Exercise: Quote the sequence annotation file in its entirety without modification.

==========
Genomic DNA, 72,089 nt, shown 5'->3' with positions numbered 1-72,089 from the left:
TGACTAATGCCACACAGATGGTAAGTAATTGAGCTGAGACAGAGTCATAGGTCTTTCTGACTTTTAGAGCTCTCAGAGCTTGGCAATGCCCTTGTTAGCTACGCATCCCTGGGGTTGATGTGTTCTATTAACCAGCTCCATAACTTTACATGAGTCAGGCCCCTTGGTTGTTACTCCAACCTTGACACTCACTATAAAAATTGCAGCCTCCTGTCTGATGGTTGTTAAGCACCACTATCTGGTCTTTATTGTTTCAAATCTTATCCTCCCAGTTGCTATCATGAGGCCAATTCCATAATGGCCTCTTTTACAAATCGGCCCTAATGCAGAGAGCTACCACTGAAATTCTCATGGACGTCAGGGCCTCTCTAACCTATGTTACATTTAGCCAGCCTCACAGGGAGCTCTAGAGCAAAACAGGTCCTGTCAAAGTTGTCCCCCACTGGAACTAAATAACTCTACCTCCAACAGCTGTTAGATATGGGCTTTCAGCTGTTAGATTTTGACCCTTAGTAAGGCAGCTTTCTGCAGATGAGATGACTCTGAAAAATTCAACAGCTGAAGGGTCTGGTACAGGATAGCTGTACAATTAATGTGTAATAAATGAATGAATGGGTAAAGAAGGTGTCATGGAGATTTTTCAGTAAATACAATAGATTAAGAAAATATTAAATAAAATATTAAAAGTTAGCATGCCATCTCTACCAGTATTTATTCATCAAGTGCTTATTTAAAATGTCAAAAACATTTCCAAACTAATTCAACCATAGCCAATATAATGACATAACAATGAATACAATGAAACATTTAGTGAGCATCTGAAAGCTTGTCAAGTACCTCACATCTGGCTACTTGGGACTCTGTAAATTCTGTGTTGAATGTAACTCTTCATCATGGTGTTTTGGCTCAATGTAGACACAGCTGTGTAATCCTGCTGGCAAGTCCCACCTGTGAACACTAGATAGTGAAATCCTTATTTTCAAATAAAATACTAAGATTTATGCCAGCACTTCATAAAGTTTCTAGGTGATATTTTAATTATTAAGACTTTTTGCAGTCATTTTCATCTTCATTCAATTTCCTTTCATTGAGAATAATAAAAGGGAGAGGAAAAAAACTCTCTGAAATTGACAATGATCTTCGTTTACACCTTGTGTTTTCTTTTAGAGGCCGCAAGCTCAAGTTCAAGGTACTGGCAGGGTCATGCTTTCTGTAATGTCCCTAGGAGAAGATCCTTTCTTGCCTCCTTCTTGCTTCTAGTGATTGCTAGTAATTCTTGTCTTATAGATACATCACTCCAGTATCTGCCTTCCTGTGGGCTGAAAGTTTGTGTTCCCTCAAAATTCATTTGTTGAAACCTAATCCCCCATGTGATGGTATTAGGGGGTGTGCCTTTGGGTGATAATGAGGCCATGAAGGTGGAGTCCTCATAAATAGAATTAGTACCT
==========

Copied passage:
Genomic DNA, 72,089 nt, shown 5'->3' with positions numbered 1-72,089 from the left:
TGACTAATGCCACACAGATGGTAAGTAATTGAGCTGAGACAGAGTCATAGGTCTTTCTGACTTTTAGAGCTCTCAGAGCTTGGCAATGCCCTTGTTAGCTACGCATCCCTGGGGTTGATGTGTTCTATTAACCAGCTCCATAACTTTACATGAGTCAGGCCCCTTGGTTGTTACTCCAACCTTGACACTCACTATAAAAATTGCAGCCTCCTGTCTGATGGTTGTTAAGCACCACTATCTGGTCTTTATTGTTTCAAATCTTATCCTCCCAGTTGCTATCATGAGGCCAATTCCATAATGGCCTCTTTTACAAATCGGCCCTAATGCAGAGAGCTACCACTGAAATTCTCATGGACGTCAGGGCCTCTCTAACCTATGTTACATTTAGCCAGCCTCACAGGGAGCTCTAGAGCAAAACAGGTCCTGTCAAAGTTGTCCCCCACTGGAACTAAATAACTCTACCTCCAACAGCTGTTAGATATGGGCTTTCAGCTGTTAGATTTTGACCCTTAGTAAGGCAGCTTTCTGCAGATGAGATGACTCTGAAAAATTCAACAGCTGAAGGGTCTGGTACAGGATAGCTGTACAATTAATGTGTAATAAATGAATGAATGGGTAAAGAAGGTGTCATGGAGATTTTTCAGTAAATACAATAGATTAAGAAAATATTAAATAAAATATTAAAAGTTAGCATGCCATCTCTACCAGTATTTATTCATCAAGTGCTTATTTAAAATGTCAAAAACATTTCCAAACTAATTCAACCATAGCCAATATAATGACATAACAATGAATACAATGAAACATTTAGTGAGCATCTGAAAGCTTGTCAAGTACCTCACATCTGGCTACTTGGGACTCTGTAAATTCTGTGTTGAATGTAACTCTTCATCATGGTGTTTTGGCTCAATGTAGACACAGCTGTGTAATCCTGCTGGCAAGTCCCACCTGTGAACACTAGATAGTGAAATCCTTATTTTCAAATAAAATACTAAGATTTATGCCAGCACTTCATAAAGTTTCTAGGTGATATTTTAATTATTAAGACTTTTTGCAGTCATTTTCATCTTCATTCAATTTCCTTTCATTGAGAATAATAAAAGGGAGAGGAAAAAAACTCTCTGAAATTGACAATGATCTTCGTTTACACCTTGTGTTTTCTTTTAGAGGCCGCAAGCTCAAGTTCAAGGTACTGGCAGGGTCATGCTTTCTGTAATGTCCCTAGGAGAAGATCCTTTCTTGCCTCCTTCTTGCTTCTAGTGATTGCTAGTAATTCTTGTCTTATAGATACATCACTCCAGTATCTGCCTTCCTGTGGGCTGAAAGTTTGTGTTCCCTCAAAATTCATTTGTTGAAACCTAATCCCCCATGTGATGGTATTAGGGGGTGTGCCTTTGGGTGATAATGAGGCCATGAAGGTGGAGTCCTCATAAATAGAATTAGTACCT